Great Lie, The (1941)

“If I didn’t think you meant so well, I’d feel like slapping your face.”

Great Lie Poster

Synopsis:
When pilot Pete Van Allen (George Brent) learns that his whirlwind marriage to temperamental pianist Sandra Kovak (Mary Astor) isn’t legal, he visits his former flame Maggie (Bette Davis) and realizes he wants to marry her instead. Pete’s plane is soon lost in the jungles of Brazil, and when Maggie learns that Sandra is pregnant with Pete’s child, she convinces Sandra to let Maggie raise the baby as a memento of her dead husband, in exchange for monetary renumeration. Things become more complicated, however, when it turns out Pete is still alive…

Genres:

Review:
This melodramatic “women’s flick” is primarily notable for the juicy interplay between its two strong female leads — Bette Davis (atypically cast in the more sympathetic role) and Mary Astor (who deservedly won an Oscar for her portrayal as a ruthlessly self-absorbed concert pianist). Davis and Astor rewrote much of the script themselves — improvising whenever possible — and their efforts yield positive results: while the overall narrative of the film still defies belief (see the synopsis above), individual scenes between the women remain enjoyably catty. In order to really appreciate The Great Lie, one must suspend disbelief again and again (would Davis really be that interested in raising her rival’s child as her own? would Astor really take 9 months off from her busy touring schedule in exchange for money she doesn’t seem to need?) — but, if you’re willing, chances are you’ll be waiting anxiously to see how this most unusual love triangle ultimately resolves.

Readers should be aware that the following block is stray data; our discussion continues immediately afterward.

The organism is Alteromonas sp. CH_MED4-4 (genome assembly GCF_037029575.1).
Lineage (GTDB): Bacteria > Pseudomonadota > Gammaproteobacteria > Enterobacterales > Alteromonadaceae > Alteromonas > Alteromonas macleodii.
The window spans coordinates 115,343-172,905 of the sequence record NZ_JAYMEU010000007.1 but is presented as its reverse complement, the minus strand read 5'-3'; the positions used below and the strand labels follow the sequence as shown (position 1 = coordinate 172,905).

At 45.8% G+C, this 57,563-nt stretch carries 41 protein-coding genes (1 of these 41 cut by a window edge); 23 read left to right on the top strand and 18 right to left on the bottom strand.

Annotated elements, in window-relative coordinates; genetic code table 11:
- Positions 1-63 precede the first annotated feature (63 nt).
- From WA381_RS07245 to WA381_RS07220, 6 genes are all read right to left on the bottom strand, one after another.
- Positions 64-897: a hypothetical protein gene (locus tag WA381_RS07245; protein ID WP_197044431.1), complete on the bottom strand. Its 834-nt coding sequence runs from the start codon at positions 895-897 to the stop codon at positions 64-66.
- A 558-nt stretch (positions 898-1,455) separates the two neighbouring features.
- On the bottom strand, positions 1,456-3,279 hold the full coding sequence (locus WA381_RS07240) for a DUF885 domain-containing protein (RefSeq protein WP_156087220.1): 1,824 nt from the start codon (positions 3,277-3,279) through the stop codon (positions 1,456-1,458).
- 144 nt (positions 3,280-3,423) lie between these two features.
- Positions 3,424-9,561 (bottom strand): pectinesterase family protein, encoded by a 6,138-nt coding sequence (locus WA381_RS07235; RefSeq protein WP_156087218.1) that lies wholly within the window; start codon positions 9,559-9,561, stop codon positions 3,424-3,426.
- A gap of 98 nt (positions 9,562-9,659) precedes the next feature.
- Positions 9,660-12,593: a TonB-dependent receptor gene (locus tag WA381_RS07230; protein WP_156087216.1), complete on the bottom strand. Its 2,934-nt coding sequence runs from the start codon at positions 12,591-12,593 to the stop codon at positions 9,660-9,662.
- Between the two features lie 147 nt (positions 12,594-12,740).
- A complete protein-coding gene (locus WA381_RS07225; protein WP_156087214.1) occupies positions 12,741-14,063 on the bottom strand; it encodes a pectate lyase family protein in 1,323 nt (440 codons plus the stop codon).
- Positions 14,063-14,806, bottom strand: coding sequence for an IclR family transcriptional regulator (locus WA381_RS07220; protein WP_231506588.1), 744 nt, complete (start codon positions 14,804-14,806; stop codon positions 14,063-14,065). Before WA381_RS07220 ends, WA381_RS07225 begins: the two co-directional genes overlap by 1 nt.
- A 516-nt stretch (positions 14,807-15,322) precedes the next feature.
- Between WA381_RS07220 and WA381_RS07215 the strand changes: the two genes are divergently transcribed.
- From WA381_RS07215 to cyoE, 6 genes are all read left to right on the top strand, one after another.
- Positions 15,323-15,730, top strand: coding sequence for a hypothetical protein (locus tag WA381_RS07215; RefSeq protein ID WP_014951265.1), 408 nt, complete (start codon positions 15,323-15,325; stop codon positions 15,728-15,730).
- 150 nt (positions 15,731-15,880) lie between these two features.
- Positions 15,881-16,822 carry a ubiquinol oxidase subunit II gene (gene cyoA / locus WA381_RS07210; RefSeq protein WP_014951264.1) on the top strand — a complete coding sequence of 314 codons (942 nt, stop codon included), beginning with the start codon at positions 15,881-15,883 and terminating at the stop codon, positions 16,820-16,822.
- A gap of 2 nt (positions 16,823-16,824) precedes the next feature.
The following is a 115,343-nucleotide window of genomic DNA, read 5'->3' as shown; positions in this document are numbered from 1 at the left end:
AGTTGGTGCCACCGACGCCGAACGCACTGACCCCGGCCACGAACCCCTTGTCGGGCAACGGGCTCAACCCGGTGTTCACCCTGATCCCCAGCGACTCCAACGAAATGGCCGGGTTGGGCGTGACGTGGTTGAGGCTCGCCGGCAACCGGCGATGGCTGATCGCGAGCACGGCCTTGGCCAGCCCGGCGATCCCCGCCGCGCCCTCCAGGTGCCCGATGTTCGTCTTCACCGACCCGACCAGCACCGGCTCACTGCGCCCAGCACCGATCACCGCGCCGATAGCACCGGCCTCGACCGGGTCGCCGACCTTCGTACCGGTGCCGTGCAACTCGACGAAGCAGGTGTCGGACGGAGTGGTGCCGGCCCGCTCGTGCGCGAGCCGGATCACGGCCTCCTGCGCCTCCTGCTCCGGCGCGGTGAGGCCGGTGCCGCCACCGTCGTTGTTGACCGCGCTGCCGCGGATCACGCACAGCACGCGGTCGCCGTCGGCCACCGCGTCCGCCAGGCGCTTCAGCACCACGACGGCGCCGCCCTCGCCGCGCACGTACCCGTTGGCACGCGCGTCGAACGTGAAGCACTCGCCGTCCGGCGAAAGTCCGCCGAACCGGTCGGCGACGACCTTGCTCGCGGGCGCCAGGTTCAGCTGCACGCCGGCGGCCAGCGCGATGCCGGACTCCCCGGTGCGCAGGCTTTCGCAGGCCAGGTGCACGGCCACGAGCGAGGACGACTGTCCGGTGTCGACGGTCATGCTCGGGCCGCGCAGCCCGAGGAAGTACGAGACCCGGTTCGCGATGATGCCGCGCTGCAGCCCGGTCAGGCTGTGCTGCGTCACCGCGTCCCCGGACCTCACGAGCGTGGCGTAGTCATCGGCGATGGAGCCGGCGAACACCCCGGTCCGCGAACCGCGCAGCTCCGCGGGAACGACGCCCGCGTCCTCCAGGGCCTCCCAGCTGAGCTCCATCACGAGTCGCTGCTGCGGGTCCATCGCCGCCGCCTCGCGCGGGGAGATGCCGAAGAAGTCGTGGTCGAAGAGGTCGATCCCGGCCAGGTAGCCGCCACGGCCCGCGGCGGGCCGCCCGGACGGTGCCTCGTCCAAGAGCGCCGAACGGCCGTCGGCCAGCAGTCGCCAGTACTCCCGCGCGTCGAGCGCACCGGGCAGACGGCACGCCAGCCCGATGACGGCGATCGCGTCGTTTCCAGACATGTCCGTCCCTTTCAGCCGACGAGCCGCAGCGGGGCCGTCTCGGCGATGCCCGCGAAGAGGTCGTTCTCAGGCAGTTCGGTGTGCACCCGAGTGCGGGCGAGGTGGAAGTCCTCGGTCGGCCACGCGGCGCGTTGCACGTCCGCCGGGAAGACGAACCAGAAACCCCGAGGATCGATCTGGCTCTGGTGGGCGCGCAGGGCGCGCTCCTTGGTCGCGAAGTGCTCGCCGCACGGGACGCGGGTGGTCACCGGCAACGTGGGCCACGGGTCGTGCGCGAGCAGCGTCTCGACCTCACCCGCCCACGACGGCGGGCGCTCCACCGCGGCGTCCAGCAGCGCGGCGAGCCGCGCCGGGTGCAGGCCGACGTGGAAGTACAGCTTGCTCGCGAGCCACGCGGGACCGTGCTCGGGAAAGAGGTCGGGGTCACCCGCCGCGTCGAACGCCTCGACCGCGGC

Redeeming Qualities and Moments:

  • Mary Astor’s Oscar-winning performance as bitchy Sandra Kovak
    GL Astor
  • Bette Davis as Maggie
    GL Bette Davis
  • Some zingy one-liners: “I’m not one of you anemic creatures who can get nourishment from a lettuce leaf — I’m a musician, I’m an artist!”
    GL Appetite
  • Max Steiner’s score

Must See?
Yes, simply for the lead female performances.

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One Response to “Great Lie, The (1941)”

  1. A must – I’ve heard some lies in my time, but this is a GREAT one!

    From the moment the switch is thrown on this baby – with Tchaikovsky’s Piano Concerto in B-Flat Minor during the credits; played almost repeatedly throughout in various versions – there’s very little let-up. ‘TGL’ fools us slightly at first by passing itself off as comedy. That’s merely foreplay. Then the build begins, rather like a piece of classical music. Things move at a nice clip, climbing inexorably to a crescendo: a series of scenes on steroids, in which Davis and Astor manage somehow not to kill each other. From there, we get a coda: a kind of can-you-top-this? free-for-all set off by the deceptively simple:

    Davis: What are you going to do?
    Astor: What are YOU going to do?

    It’s quite true that “one must suspend disbelief again and again.”…much to our untold delight! Director Goulding masterfully and stylishly delivers the goods with this; a woman’s picture gleefully giving the sappy element the heave-ho. (One must not be thrown by Goulding’s cavalier attitude on display. He was known to be more legit elsewhere: ‘Grand Hotel’, ‘Dark Victory’, ‘The Razor’s Edge’, ‘Nightmare Alley’ – all must-sees.) BTW: Goulding, apparently bisexual, here decides to give both Davis and Astor somewhat-mannish hairstyles – and, from various angles, Astor is given a classic lesbian look. Subtext, anyone?

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